I have to admit that generally I always got my (then-current) heart's desire for Christmas every year. So each year there was a favorite Christmas present under the tree. I think it had to do with my hope for one particular thing. My younger sister Connie always wanted everything...her list got longer and longer as the season progressed. As for me, I generally only wanted one thing; my list was short, and I think because of that, I tended to get whatever the one thing was.
One year it was a rocking horse; another time it was a stuffed animal, a big purple poodle dog I eventually named Oudis (where I came up with that name I will never know, but I digress); even as an adult, I got my rocking chair. How my parents divined that one, I still don't know, but they did even if my ex-husband didn't.
One gift I received, however, kept popping up year after year. It wasn't on my list, yet the one year I didn't get it, I was taken aback. I didn't realize that it had become an expectation. The same had become true for, at least, one, if not both, of my sisters. In fact, in retrospect, it may have become over time one of my favorite gifts.
The gift: underwear! More specifically, underwear that Mom picked out for each of us. You see, my sisters and I always had different tastes when it came to underwear. Even as young girls, we liked different kinds (fabric, style) of underwear, but it was during our adolescence that our differences really began to show itself. Of the three of us, despite my conservative outerwear, my underwear was the most shocking (for the times). I started wearing bikinis (and anything other than white)! Mom tried to talk me out of them, telling me that they wouldn't be comfortable; that I wouldn't like the fabric; that they wouldn't stay on or at least feel like they were going to fall off. Frankly, up until then, my sisters and I had always worn white briefs (or as they were eventually called "big whiteys" after bikini and other styles became the rage). But I was the rebel; I was the stubborn one (I still prefer to call myself strong-willed) who insisted on the change.
Eventually Mom relented and learned to tolerate my choice in underwear. It was, also, about this time that we started getting several pair as Christmas presents. Each of us got the style that each preferred. Mine were, of course, bikinis, but better underwear than I would ever buy myself. I bought relatively inexpensive (okay cheap!) underwear, but Mom got us better, more expensive underwear in brands like Vanity Fair, Olga, and Bali. Of course, she tended to choose more muted colors of pink and light blue, but every once in a while I would get some in red or black, too.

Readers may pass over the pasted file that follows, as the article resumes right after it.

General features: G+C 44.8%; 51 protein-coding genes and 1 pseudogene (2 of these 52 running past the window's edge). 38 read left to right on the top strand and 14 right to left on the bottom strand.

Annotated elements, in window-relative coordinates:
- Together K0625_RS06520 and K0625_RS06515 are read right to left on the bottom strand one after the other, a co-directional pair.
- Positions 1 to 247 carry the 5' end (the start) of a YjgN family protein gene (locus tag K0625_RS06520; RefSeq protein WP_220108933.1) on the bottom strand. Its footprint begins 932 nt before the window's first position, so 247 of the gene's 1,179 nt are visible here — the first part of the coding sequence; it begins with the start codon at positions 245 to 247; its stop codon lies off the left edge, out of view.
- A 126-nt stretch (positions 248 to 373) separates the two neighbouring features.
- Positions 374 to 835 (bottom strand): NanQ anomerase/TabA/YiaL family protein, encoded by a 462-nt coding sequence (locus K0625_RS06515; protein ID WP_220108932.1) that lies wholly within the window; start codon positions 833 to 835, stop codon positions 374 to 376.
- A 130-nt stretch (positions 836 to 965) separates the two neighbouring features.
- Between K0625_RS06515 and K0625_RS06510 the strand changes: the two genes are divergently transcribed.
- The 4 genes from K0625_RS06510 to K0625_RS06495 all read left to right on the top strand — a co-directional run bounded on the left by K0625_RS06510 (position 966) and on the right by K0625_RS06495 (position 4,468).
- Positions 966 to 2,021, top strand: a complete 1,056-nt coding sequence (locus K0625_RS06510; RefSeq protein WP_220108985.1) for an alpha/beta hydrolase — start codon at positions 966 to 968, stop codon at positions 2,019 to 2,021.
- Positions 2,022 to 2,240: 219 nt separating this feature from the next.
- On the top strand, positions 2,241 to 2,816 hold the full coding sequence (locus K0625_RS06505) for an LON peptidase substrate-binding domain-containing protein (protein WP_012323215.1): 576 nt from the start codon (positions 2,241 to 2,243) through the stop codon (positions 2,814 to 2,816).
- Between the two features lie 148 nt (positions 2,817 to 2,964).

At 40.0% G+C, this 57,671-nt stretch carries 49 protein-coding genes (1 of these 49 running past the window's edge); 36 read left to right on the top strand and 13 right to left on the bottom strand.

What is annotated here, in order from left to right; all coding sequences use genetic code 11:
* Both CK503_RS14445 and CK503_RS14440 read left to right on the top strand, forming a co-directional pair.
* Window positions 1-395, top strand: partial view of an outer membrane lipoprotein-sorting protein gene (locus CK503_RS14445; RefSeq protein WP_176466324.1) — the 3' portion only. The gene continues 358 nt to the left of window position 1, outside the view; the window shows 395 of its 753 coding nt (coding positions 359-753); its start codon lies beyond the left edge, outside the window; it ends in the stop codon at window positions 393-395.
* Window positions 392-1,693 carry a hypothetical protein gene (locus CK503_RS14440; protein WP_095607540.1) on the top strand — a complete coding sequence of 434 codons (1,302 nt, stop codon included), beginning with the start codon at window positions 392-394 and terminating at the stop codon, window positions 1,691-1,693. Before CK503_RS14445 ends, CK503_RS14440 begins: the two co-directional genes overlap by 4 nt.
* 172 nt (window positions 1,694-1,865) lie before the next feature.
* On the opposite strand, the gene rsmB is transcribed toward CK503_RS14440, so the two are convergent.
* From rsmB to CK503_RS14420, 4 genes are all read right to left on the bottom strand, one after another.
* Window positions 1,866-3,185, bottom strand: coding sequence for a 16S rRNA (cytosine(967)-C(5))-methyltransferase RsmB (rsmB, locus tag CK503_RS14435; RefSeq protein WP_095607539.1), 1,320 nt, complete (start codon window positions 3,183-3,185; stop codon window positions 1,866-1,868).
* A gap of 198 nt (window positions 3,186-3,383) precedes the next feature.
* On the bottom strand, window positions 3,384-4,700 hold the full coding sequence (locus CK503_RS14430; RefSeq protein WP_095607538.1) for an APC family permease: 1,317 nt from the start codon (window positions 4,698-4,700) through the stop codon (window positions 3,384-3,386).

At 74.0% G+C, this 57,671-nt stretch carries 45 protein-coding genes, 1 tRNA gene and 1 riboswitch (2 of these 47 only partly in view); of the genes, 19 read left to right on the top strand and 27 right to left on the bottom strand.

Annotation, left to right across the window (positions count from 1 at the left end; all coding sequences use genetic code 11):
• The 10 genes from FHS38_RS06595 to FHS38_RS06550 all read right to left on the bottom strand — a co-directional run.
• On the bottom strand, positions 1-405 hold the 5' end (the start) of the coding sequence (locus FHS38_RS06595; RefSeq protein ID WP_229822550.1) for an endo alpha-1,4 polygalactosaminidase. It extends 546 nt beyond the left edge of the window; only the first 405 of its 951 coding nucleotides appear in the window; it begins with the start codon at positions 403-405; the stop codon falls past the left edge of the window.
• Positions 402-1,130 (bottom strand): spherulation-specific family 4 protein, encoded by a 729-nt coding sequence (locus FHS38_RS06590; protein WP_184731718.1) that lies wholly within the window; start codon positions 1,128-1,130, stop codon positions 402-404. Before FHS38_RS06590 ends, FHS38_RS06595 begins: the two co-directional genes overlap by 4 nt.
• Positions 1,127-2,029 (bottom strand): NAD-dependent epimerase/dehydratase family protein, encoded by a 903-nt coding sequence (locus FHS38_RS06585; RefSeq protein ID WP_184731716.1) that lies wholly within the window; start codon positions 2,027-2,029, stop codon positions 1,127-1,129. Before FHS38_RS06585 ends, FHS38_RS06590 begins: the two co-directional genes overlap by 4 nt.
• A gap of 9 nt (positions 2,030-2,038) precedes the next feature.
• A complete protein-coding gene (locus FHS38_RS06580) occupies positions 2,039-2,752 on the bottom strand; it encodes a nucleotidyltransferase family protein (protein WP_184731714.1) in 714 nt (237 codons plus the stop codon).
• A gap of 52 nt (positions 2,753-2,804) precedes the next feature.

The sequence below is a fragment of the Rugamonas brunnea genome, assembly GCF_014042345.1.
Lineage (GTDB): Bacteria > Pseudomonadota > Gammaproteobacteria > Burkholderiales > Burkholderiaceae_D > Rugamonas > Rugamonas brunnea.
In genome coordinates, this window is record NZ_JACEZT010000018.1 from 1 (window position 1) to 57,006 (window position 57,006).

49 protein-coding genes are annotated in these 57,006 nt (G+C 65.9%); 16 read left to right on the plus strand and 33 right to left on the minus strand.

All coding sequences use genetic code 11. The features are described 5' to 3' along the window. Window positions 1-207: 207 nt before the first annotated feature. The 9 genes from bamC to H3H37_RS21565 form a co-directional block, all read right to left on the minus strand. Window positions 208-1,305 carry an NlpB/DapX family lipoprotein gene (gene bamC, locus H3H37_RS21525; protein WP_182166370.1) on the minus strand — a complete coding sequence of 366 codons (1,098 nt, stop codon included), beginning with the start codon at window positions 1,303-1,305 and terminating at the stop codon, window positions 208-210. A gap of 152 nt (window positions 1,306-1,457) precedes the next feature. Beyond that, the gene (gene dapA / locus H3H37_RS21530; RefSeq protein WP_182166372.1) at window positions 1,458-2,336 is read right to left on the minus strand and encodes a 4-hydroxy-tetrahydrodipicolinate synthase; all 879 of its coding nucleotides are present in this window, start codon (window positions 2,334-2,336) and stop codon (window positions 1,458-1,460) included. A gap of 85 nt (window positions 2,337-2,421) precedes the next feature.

Although it was never voiced, it got to the point that we just expected our Christmas package of underwear until the year she didn't get them for us (for whatever reason). After we finished opening our presents, one of us, if not all three of us, said, "Where's our underwear?"
Her response: "I don't always give you underwear."
Ours: "Oh yes, you do!"
And individually, we continued, "I've come to depend on it." (or something similar)
The next year we got underwear again. And the following year after that, and so on, almost as a family ritual or joke. Despite the fact that it became more difficult for her to go out shopping because of her debilitating rheumatoid arthritis, she would always make at least one trip out to Elder-Beerman or Lazarus (or other upscale shop) to pick out our choice in underwear. At least once or twice, because she felt it was that important to us, she sent Dad out to buy them. She continued to give us underwear every year until the year she died. That year, I didn't expect to get any, nor did I ever expect to, again. But even then, she gave us underwear--packages that said from Mom with underwear inside. My younger sister had promised her that.
While the gift of underwear may not seem like the most exciting, magical gift, those yearly reminders remain some of my favorite gifts because it really was the gift of love.
Causes Nancy Smith Supports
Doctors without Borders
American Diabetes Association